Dimon said the gain from reclaiming reserves doesn’t represent “normal ongoing earnings.” They were partially offset by a $550 million charge to cover the bonus tax on executive compensation in the United Kingdom.
The per-share earnings compared with an average estimate for adjusted earnings of 71 cents projected by 22 analysts surveyed by Bloomberg.
Retail banking earned $1.04 billion, compared with a $131 million net loss during the first quarter and a $15 million gain a year earlier. The division benefited from a reduction in provisions to $1.7 billion from $3.73 billion the prior year, JPMorgan said.
Credit-card services earned $343 million, compared with a net loss of $303 million in the prior three months and a $672 million loss a year earlier. JPMorgan reduced provisions against future losses by $2.4 billion.
“People can debate whether that is artificially inflating the quality of earnings,” said Christopher Wolfe, a bank debt analyst at Fitch Ratings in New York. “If you think banks have identified their problem assets, then that’s valid. If you think banks have problem loans that they haven’t come clean about, then that would be a concern.”
He said the industry is generally well-reserved given the amount of non-performing loans on bank books.
Dimon said in the statement that it’s “too early to say” how much credit trends will improve.
JPMorgan is the first of the largest U.S. banks to report earnings. Bank of America Corp. and Citigroup, the first-and third-largest U.S. lenders, respectively, may report earnings of $2.6 billion and $1.46 billion when they release results tomorrow, the Bloomberg survey shows.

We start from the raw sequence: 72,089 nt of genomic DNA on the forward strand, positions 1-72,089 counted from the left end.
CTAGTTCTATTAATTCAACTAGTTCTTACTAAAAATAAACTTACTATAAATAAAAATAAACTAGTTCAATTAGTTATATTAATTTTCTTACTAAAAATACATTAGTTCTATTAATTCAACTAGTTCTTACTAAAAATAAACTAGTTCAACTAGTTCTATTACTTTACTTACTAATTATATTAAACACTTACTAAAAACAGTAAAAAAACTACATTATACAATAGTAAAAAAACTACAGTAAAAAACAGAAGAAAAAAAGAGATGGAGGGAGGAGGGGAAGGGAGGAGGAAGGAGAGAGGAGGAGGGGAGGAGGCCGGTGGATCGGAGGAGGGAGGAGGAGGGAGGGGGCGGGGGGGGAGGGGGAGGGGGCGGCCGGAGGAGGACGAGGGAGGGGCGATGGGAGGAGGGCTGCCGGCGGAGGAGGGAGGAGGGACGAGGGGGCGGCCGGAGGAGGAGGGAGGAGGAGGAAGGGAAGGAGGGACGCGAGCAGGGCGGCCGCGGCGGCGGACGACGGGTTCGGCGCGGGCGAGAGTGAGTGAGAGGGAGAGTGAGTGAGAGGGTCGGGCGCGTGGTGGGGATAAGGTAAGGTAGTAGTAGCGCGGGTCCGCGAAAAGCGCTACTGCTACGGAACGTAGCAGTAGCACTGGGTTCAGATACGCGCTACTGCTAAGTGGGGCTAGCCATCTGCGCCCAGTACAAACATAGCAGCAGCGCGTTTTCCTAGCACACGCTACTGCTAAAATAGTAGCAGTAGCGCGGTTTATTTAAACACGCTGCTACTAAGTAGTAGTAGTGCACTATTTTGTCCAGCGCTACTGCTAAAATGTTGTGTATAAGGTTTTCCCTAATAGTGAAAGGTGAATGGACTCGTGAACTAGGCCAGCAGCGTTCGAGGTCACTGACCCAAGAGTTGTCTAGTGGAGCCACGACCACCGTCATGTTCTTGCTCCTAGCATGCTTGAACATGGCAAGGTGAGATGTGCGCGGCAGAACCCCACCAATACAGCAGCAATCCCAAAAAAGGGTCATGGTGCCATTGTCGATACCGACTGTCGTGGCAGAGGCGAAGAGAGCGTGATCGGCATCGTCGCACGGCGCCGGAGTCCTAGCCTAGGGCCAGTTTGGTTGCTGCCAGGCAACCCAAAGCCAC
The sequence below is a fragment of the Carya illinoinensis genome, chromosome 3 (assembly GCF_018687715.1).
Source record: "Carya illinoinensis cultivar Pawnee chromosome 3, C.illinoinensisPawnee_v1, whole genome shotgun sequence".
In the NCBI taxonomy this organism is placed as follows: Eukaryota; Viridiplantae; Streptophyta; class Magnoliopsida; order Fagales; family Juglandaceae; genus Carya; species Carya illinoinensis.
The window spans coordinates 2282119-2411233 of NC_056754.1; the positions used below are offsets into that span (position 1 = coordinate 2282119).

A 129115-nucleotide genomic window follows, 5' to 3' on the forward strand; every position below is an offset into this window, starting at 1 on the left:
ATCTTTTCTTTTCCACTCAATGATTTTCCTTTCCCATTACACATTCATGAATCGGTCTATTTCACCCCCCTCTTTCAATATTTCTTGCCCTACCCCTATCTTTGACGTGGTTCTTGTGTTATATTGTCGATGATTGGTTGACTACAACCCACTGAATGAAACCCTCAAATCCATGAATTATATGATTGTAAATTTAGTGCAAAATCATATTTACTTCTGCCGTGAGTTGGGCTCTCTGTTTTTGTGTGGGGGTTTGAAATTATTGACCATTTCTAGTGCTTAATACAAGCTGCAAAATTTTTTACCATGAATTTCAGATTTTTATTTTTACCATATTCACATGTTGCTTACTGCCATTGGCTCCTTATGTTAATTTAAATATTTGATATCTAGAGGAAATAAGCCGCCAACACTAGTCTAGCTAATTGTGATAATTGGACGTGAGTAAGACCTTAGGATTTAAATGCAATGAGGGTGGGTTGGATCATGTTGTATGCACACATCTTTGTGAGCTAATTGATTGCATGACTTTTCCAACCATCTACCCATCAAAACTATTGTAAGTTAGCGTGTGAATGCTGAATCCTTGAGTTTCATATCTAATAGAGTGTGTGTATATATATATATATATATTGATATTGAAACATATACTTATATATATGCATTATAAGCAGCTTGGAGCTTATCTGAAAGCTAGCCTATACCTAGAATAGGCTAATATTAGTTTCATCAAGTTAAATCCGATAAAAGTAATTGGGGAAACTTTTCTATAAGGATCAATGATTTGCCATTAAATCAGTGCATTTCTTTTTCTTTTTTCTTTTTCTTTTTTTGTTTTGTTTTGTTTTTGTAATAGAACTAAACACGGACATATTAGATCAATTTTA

Analysts including Paul Miller, a former examiner for the Philadelphia Federal Reserve Bank who is now at FBR Capital Markets, said they want to see how much new bank regulations cost the bank. The Senate today approved the legislation and sent the bill to the White House for President Barack Obama’s signature.
Dimon has previously estimated that the changes to derivatives regulation alone may cost JPMorgan “$700 million to a couple of billion dollars.” He told analysts on a call today that it’s too early to quantify the legislation’s impact and that “over time, it will all be repriced into the business.”
Investors welcomed the company’s renewed stock repurchase program. Former Chief Financial Officer Mike Cavanagh said JPMorgan bought back $500 million in shares through yesterday after receiving approval from regulators to return some capital to shareholders.
The company bought back $135 million through the end of the second quarter and the rest of the shares this month, said Cavanagh, who is now the company’s chief executive officer for Treasury and Security Services.
“You can assume that we don’t do that without consulting with our regulators,” Cavanagh told reporters on a conference call today. “It’s a small amount of buyback activity and I wouldn’t draw too many conclusions from that other than yes, in fact, it’s been a while and we’re back with some degree of activity.”
U.S. banks, which were directed to raise capital and restrict dividends following the worst economic crisis since the Great Depression, have hesitated to return that money to shareholders. Dimon said last month that it may be “too ambitious” to expect a dividend increase by the end of the year. Share repurchases may come first because they don’t have to be sustained like a dividend boost, he said.
To contact the reporter on this story: Dawn Kopecki in New York at email@example.com.